ORIGINAL: Bax

    Any model engine will become hot enough to cause a severe burn if you touch the cylinder and cylinder head while it's running or just after it's been stopped. It will take several minutes for the engine to become cool enough to touch after stopping.

    If the engine will sag in RPM when the aircraft is pitched to the vertical, you're going lean. You have to correct the fuel-flow difficulty. If the engine has an actual problem, it's best diagnosed on a test fixture. There, you can put everything in the open and see how things run.



    Actually, touching the engine was just a analogy. Its the same story with the 75ax now and the 55ax earlier. It gets very hot, drops black oil in the exhaust and the compression is so soft you can turn over compression with just a finger on the prop. It wont even start in this condition. Once it cools down compression is back


    Since the common factors here are the fuel, airplane and tank, I will replace them. I am brewing 0% castor klotz fuel tomorrow and will put in a Sullivian 14oz flexitank and bubbleless clunk assembly that I had some success with the 55ax earlier. I have already flushed the carb on monday- basically held it under plain alcohol with tubing inserted in both the fuel nipple and needle holes and blew air in all directions. Also pushed a thin blunt throttle wire into the holes to ensure nothing is blocked. Lets see

    ORIGINAL: Bax

    For cooling, you need to m ake sure that any air entering the cowling actually passed through the fins of the cylinder and cylinder head. If you can see the air outlet when you look into the air inlet, you can be assured that the air is bypassing the cyilnder. The air outlet should be at least 2 times large than the air inlet. In many airplanes, some kind of baffle is needed to direct airflow through the cylinder fins.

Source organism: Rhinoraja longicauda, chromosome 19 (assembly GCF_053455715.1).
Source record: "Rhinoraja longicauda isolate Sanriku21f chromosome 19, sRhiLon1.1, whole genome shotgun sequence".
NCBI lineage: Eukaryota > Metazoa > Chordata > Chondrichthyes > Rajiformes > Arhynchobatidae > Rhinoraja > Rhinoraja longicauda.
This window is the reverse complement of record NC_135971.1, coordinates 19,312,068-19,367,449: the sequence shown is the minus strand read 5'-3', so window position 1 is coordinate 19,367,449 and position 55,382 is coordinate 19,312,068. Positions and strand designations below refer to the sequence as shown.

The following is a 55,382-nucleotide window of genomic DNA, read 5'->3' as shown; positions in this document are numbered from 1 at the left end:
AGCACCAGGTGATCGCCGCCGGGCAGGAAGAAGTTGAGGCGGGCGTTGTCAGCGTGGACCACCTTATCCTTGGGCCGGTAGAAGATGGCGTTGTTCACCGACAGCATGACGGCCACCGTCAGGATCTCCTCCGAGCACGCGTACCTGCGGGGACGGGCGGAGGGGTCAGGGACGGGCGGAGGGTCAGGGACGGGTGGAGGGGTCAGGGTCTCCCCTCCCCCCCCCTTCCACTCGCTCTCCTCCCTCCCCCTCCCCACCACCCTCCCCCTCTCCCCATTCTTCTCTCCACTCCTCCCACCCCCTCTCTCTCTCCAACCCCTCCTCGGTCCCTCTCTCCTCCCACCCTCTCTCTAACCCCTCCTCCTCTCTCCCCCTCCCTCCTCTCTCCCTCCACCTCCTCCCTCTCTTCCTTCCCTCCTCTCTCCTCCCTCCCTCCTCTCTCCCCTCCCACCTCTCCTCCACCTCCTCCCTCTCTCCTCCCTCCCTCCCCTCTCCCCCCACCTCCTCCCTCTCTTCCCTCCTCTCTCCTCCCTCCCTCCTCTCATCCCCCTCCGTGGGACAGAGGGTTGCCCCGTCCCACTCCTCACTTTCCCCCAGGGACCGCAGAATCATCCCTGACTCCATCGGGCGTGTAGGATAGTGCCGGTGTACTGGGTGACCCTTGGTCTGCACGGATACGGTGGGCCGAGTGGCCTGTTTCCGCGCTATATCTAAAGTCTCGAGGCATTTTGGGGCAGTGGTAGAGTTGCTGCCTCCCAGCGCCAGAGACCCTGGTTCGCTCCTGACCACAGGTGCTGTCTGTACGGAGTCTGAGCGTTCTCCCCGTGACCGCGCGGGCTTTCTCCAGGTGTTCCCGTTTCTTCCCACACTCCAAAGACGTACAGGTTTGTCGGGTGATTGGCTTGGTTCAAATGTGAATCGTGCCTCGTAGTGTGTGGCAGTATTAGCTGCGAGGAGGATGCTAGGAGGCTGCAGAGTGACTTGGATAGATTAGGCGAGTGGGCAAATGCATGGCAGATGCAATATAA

There is no cowl right now. Even with the cowl, the engine is mostly outside it


    ORIGINAL: Bax

    The oil mixture should be 18% by volume of the fuel, and the Klotz 80/20 synthetic/castor is a good oil.


    Its 20% oil content- 1l oil in 5l of fuel



    ORIGINAL: Bax

    Finally, the exact number of turns on the needle valve when you set your engine is completely irrelevant. The engine tunes wherever it tunes. However, changes in the weather from day-to-day can cause significant changes in the needle setting. Even flying from a cool morning to a hot afternoon will require noticeable changes in the needle setting. The needle needs to be double-checked before every flight, even if you only perform the ''pinch'' test or lift the nose of the model to the vertical.

    On the .75, you can try 11 x 8 or 9 props, 12 x 6, 7, or 8, even a 13 x 4 or 5 if you want to hover. Keep peak RPM below 13K and you should be fine.





    I realise that the number of turns is quite meaningless. I had just given it as a reference.

    I didnt know that lower size props could be used on this engine. I have 15x4, 14x8, 14x6, 14x4, 13x6, 13x4. I will report the RPM and temperature with the first first 5.

    Do you think the stripped carb screw will be creating any problems? Remember, I have put the screw in with some teflon tape. It doesnt tighten but doesnt come out either. The other screw and carb o-ring are fine

    Ameyam
    Preflight check is optional , picking up the pieces is consequential

  4. #4
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    RE: Engine getting too hot

    Bill, I might be out of line posting here and if so please accept my apologies.

    A 14X4 "may" be OK (My opinion is it's too much prop) but a 14X8 "is" too much prop for the 75AX. That alone can cause overheating. I would be looking at something in the 13X4 to 13X6 range.
    Spektrum DX8i, DA DLE SuperTigre OS FOX Saito Enya Jett TT: John 3:16